One more quick argument that suggests the Dubs can flip the switch. Here is their net rating by quarter this season:
- 1st quarter: +2.0
- 2nd quarter: +8.0
- 3rd quarter: +18.5
- 4th quarter: +3.2
That says to me that they start off slowly during regular-season games, Kerr yells at them at halftime, and then they put teams away in the third. The “flip the switch” narrative is hard to tease out and predict, but I’m convinced enough by the data that I’m banking on it during these playoffs.
Locky’s Betting Analysis
By Ken Barkley
It’s tough to find value in a series price as prohibitive as -1400 on Golden State. (Editor’s note: It has since moved to -1100.) I think they win, and I think there’s nothing anyone can do to stop that (except maybe Kawhi). Even the faintest, slightest uncertainty about Leonard’s return probably makes the Spurs live enough to pass here because the odds are so imbalanced already. If you’re thinking to yourself, “Man, the Warriors win this like 90 to 95% of the time,” then you should pass, too, because that’s what -1400 implies (93.34%, to be exact).
On a single-game level, here’s something I find a little interesting: The Spurs were particularly bad on the road in 2017-18 compared to seasons past. When you dig more deeply, it gets even worse: Against this year’s playoff field, they are an abominable 3-18 SU on the road and 8-13 ATS. When they play talented teams on the road, it doesn’t go well. Even without Curry, a more motivated Golden State team than the one we saw the past several months can absolutely cover single-digit spreads against this team in the first two games of the series (Warriors opened -8 for Game 1).
The Warriors won the three meaningful games of the season series, losing the fourth when most of their team was out. The one of the three meaningful games that was close featured Curry being injured in the first quarter and the Warriors having to adjust without him on the fly. With preparation time for this series, there’s no reason to expect results that close. Given the Spurs’ home/road splits, the likelihood they get at least one game in their building is high — maybe high enough that if you can find a 4-1 Warriors series outcome price you like, take it.
Notable Matchups and DFS Spin
By Chris Raybon
Soobum Im-USA TODAY Sports
How will the Spurs stop Durant if Kawhi’s not out there? Enter Kyle Anderson, who finished 17th among 514 qualifiers this season in ESPN’s Defensive Real Plus-Minus metric. Anderson defended KD for 105 possessions — 80 more than anyone else on the Spurs — and limited him to 4.1 fewer points per 100 possessions than his season average. Anderson also held KD’s field-goal attempts per possession below his season average by 9.8%. But, per FantasyLabs’ NBA On/Off tool, KD’s usage rate climbs from 26.7% with Steph on the floor to 34.5% with him off the floor. When KD has been able to get his shot off on Anderson, he’s hit it at a 62.5% clip; it might be over for San Antonio’s defense regardless. In three games against Popovich’s troops this season, KD has averaged 48.17 FanDuel points and 48.08 DraftKings points per game. KD missed the other game due to injury.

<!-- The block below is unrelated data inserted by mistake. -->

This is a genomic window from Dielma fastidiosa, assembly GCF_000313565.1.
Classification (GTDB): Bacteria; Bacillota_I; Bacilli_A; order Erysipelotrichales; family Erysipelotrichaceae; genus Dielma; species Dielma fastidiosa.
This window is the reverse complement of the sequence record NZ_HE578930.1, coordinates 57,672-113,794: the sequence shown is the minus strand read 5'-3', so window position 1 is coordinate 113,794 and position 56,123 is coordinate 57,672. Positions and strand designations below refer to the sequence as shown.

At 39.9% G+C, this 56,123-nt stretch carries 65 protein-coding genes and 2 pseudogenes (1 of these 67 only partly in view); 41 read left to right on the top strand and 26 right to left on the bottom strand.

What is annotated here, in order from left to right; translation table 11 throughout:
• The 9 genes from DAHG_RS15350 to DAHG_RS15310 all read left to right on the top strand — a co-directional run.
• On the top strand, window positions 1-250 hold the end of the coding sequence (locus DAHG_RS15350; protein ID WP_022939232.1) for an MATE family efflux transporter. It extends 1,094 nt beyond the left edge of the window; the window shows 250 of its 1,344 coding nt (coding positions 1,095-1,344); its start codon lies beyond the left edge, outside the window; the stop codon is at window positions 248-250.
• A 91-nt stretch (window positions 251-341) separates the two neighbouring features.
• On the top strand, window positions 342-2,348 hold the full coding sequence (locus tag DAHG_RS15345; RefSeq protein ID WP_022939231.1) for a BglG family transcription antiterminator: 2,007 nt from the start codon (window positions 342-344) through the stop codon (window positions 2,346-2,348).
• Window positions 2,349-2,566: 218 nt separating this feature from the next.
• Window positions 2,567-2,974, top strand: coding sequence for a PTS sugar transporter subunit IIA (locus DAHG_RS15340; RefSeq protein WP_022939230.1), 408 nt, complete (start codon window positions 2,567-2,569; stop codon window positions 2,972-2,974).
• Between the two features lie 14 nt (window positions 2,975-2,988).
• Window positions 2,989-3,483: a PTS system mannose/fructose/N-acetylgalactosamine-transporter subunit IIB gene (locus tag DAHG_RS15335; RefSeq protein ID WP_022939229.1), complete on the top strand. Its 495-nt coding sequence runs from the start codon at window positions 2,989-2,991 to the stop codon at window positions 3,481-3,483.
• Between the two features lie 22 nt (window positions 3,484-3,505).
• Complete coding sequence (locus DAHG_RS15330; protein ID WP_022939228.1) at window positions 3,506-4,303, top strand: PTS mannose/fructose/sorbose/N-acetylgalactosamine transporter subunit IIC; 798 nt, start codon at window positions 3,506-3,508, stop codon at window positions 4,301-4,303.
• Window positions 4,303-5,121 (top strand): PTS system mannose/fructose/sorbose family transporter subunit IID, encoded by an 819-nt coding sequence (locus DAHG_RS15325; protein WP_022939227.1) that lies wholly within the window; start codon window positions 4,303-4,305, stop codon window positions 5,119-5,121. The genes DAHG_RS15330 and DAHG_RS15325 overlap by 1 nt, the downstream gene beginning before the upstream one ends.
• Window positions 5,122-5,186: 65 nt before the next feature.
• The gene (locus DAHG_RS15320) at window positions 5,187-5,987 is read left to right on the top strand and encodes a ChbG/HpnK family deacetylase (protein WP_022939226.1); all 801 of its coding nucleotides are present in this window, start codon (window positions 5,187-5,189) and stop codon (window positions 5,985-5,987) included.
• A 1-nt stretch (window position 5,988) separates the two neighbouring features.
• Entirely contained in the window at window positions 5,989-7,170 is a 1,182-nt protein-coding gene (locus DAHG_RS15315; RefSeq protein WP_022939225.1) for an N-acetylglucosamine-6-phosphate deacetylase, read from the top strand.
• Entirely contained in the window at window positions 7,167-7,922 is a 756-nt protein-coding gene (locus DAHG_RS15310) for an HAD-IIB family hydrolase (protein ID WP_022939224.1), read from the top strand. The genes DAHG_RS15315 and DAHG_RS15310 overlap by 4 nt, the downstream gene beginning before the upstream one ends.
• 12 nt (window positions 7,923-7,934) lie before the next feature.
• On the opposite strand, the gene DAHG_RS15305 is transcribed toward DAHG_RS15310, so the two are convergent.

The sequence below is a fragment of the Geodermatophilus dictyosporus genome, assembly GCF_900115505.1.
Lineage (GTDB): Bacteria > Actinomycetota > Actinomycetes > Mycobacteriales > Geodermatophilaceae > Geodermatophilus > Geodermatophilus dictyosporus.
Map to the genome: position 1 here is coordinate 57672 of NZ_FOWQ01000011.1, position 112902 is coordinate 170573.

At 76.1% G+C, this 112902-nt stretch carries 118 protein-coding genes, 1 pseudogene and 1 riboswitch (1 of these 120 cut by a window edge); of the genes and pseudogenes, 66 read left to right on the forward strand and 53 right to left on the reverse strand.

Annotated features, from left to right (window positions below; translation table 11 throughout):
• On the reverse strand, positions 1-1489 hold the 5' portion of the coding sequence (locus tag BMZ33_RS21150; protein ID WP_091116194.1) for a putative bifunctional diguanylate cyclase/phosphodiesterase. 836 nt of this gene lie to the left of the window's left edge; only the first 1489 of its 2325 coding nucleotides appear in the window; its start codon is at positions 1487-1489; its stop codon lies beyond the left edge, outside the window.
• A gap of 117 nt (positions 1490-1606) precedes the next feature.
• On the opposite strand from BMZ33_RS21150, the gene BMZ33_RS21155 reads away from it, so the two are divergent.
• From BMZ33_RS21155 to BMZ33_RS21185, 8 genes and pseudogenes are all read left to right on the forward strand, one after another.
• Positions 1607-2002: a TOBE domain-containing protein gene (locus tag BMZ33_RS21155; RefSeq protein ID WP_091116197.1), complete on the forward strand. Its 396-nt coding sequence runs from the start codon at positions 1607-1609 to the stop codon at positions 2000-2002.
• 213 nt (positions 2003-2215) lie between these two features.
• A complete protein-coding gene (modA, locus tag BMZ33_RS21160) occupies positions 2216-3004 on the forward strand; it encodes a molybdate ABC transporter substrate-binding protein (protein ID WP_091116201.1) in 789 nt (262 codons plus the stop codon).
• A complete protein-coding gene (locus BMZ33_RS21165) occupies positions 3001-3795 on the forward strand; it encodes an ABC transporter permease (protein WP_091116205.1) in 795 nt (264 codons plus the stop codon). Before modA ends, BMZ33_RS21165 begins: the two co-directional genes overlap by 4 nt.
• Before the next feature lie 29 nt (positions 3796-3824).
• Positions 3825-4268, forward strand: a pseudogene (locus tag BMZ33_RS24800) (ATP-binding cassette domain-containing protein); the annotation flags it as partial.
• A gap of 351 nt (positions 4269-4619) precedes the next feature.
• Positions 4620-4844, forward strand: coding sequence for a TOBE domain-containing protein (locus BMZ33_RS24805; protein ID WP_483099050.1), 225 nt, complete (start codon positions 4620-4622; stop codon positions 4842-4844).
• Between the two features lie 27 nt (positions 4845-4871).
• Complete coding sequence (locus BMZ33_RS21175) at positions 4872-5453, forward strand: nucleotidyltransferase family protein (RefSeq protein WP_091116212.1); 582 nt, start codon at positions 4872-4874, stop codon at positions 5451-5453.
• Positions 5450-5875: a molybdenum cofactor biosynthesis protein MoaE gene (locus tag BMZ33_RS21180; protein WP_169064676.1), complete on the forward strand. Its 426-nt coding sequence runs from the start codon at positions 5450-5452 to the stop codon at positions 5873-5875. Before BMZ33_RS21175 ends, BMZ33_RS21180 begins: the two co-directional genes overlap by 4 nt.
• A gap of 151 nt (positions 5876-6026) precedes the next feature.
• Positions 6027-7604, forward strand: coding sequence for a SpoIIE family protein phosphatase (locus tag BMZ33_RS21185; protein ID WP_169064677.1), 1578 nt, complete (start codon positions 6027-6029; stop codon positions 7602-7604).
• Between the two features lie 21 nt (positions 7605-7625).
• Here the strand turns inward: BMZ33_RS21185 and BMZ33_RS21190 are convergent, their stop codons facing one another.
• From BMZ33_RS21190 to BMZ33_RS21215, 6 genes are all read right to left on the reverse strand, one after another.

Whether Anderson can contain KD or not, Durant’s mere presence increases Anderson’s DFS value. Anderson played 26.7 minutes per game overall this season but more than 30 in two of his three games against KD. Anderson will open the series at just $5,300 on FanDuel and $4,600 on DraftKings, and he averages 0.91 FanDuel points and 0.84 DraftKings points per minute on the season. He could offer value all series if he’s out there 30-plus minutes a game. In fact, Anderson averaged 12.0 points, 8.0 rebounds, and 4.0 assists per game against the Warriors this season — well above his overall season average of 7.9, 5.4 and 2.7. Anderson’s per-game averages of 36.7 FanDuel points and 35.0 DraftKings points against the Dubs is second on the team behind only Aldridge’s marks. — Chris Raybon
Betting Trends to Know
By John Ewing and Evan Abrams
As favorites in the postseason, the Spurs are 70-50-4 (58%) ATS since 2005, but as underdogs they are 27-34 (44%) ATS. The Spurs have been underdogs in the first game of the playoffs only twice in our database (2010 vs. the Mavericks and 2015 vs. the Clippers): They lost and failed to cover each game.
Since the 2012 playoffs, the Spurs are 12-5 ATS in the first game of a series, covering the spread by 5 PPG. There isn’t a real precedent for San Antonio as a 7-seed in the playoffs recently, but under Popovich the Spurs are 4-8 SU but 8-4 ATS on the road in Game 1 of a playoff series.
Barkley: Warriors in 5
Moore: Warriors in 5
Raybon: Warriors in 6
Mears: Warriors in 6
Pictured above: LaMarcus Aldridge and Zaza Pachulia
Photo credit: Soobum Im-USA TODAY Sports